Presidential Adviser on Entrepreneurship Joey Concepcion has expressed optimism that the national government would soon grant the private sector’s appeals to reduce the quarantine period for returning Filipino immigrants, their families, and overseas Filipinos workers (OFWs) to just two days.
“Reuniting families will bring Christmas in our hearts,” Concepcion said in a statement Thursday, Nov. 18.
The Go Negosyo founder said that this will have been the second Christmas that overseas-based Filipinos would have had to spend away from their loved ones in the Philippines due to the coronavirus disease (COVID-19) pandemic.
“Not anymore. I have a good feeling that the facility-based quarantine stay for the fully vaccinated travelers will be reduced,” he said.
Should the national government heed their call, arriving international passengers may have to spend practically only two nights at a facility-based quarantine if they get a negative result on a reverse transcription-polymerase chain reaction (RT-PCR) test on the morning of the third day. Once they do, they will be released from quarantine.
“This will be such a substantial reduction from spending the usual five days in quarantine even if you are fully vaccinated,” Concepcion said.
“We have been begging the national government to allow testing before departure, testing upon arrival, and shortening the facility-based quarantines. We proposed that there be tests 72 hours before departure, and another test once they arrive, just to be sure that we do not compromise the integrity of our borders. We even pushed for home-based testing for those arriving from abroad,” he recalled.
Concepcion noted that some countries have already reopened their borders to the world. Nations like the United States (US), the United Kingdom (UK), and Turkey have lenient restrictions, accepting proof of vaccinations or a negative test result. There are also countries like Spain and Greece, which forego tests and quarantines if the visitor is fully vaccinated.
In Asia, the Philippines is among a handful of countries that fully closed their borders to non-citizens and non-residents, banned most commercial flights, and required quarantines and tests for some or all arrivals.
In comparison, its neighbors Singapore, Thailand, and India have opened to non-residents and non-citizens, and have resumed most or all of their commercial flights. However, nearly all still require quarantines and COVID tests for passengers.
“We need to enliven our tourism industry. Our planes need to be in the air, our hotels must be filled,” said Concepcion.
According to him, some balikbayans would rather spend their money in the Philippines than in another country. “We appreciate that. Our MSMEs (micro, small, and medium enterprises) are counting on this holiday spending to help them recover from their losses, and it will go a long way to ensuring that 2022 will be a better year for all,” he said.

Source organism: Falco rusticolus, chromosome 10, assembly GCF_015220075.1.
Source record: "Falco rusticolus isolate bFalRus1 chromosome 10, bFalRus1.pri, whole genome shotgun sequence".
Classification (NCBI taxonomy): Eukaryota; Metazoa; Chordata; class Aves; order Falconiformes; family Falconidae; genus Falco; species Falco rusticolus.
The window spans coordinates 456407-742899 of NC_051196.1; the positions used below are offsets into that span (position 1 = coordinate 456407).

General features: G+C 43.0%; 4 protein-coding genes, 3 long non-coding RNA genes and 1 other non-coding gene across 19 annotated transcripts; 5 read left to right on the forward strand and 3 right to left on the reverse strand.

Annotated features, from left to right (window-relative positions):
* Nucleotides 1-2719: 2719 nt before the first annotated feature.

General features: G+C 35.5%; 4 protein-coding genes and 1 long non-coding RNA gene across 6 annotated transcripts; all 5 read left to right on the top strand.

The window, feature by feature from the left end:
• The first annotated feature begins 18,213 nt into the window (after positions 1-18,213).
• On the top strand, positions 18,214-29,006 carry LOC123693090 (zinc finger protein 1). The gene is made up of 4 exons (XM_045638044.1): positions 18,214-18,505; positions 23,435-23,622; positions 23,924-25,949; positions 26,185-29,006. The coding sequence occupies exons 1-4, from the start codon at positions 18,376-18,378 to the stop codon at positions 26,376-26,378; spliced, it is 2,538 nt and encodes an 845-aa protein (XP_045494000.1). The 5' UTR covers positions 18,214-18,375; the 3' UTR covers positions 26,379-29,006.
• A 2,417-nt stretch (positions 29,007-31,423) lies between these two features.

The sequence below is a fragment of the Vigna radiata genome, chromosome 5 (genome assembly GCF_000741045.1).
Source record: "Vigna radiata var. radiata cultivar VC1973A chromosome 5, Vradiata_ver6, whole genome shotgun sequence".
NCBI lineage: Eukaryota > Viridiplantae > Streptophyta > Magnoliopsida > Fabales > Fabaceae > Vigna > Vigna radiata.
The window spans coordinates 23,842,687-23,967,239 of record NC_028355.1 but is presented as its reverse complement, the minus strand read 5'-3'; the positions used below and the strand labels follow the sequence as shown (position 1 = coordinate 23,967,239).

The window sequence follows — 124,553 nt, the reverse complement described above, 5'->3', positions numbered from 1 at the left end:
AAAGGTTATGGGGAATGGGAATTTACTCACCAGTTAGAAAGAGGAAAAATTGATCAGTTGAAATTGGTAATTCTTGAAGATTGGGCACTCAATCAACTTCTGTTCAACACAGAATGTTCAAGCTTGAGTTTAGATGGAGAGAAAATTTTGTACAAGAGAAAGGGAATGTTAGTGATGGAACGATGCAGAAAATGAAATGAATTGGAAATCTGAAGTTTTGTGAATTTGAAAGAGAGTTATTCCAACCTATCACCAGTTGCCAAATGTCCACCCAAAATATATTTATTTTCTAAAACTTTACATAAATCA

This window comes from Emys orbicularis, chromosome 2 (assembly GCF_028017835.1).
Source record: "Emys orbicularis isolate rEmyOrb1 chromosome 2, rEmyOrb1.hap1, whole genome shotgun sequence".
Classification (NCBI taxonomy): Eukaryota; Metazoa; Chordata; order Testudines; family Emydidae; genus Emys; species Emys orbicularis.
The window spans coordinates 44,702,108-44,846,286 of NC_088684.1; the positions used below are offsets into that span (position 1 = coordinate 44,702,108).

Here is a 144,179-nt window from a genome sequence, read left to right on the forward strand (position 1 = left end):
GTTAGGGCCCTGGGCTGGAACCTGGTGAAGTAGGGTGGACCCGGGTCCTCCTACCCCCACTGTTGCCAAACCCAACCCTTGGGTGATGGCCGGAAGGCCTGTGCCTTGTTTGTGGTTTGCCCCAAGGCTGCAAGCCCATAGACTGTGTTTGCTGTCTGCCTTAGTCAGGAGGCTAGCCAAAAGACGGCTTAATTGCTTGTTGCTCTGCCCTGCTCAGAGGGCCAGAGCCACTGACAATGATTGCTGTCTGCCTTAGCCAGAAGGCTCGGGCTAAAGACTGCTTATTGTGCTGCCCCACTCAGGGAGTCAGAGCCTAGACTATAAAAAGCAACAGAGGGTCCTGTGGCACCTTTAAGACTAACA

However, Concepcion reckoned that whatever the national government decides to do, it should be a win-win solution so that as the Philippines welcomes back visitors, it can at the same time prevent the COVID-19 surges that took place in countries that relaxed their restrictions too soon.
“If a compromise on shortening the facility-based quarantine is reached – which I have a good feeling will happen – it will definitely be a win for our returning kababayans who will be traveling from yellow-listed countries such as the US and Canada,” he said.
Concepcion cited data from Philippine Airlines (PAL) and analysis from OCTA Research that show most new COVID cases happen through local transmission and that positivity rates among inbound passengers are very low at 0.3 percent.
“This means that of their average 200 passengers per flight, there would be only 0.6 infected passengers. Even for a full 777 flight carrying 377 passengers, that would translate to 1.13 infected passengers per flight,” he said.
He added that increased vaccination rates, the dip in new COVID-19 cases, and the low positivity rates are also quite encouraging. “We are even trying to intensify the vaccinations in the provinces – where I am sure most balikbayans would like to visit – with our VAX to the MAX initiative,” the Palace official said.
In addition, the private sector is finding ways for laboratories to speed up testing through new technologies in pooled testing which can accommodate as many as 25 samples per test kit. This is seen to further shorten facility quarantine and quickly reunite balikbayans with their loved ones.
“We are trying to vaccinate more and at the same time bring the COVID numbers down. We are trying to make this happen. And I am sure that the government is trying to do what it can to help our kababayans come home so they can spend the holidays with their loved ones here in the Philippines,” he said.
“When that happens, more kababayans can now say, “I’ll be home for Christmas” and truly have Christmas in their hearts,” Concepcion said.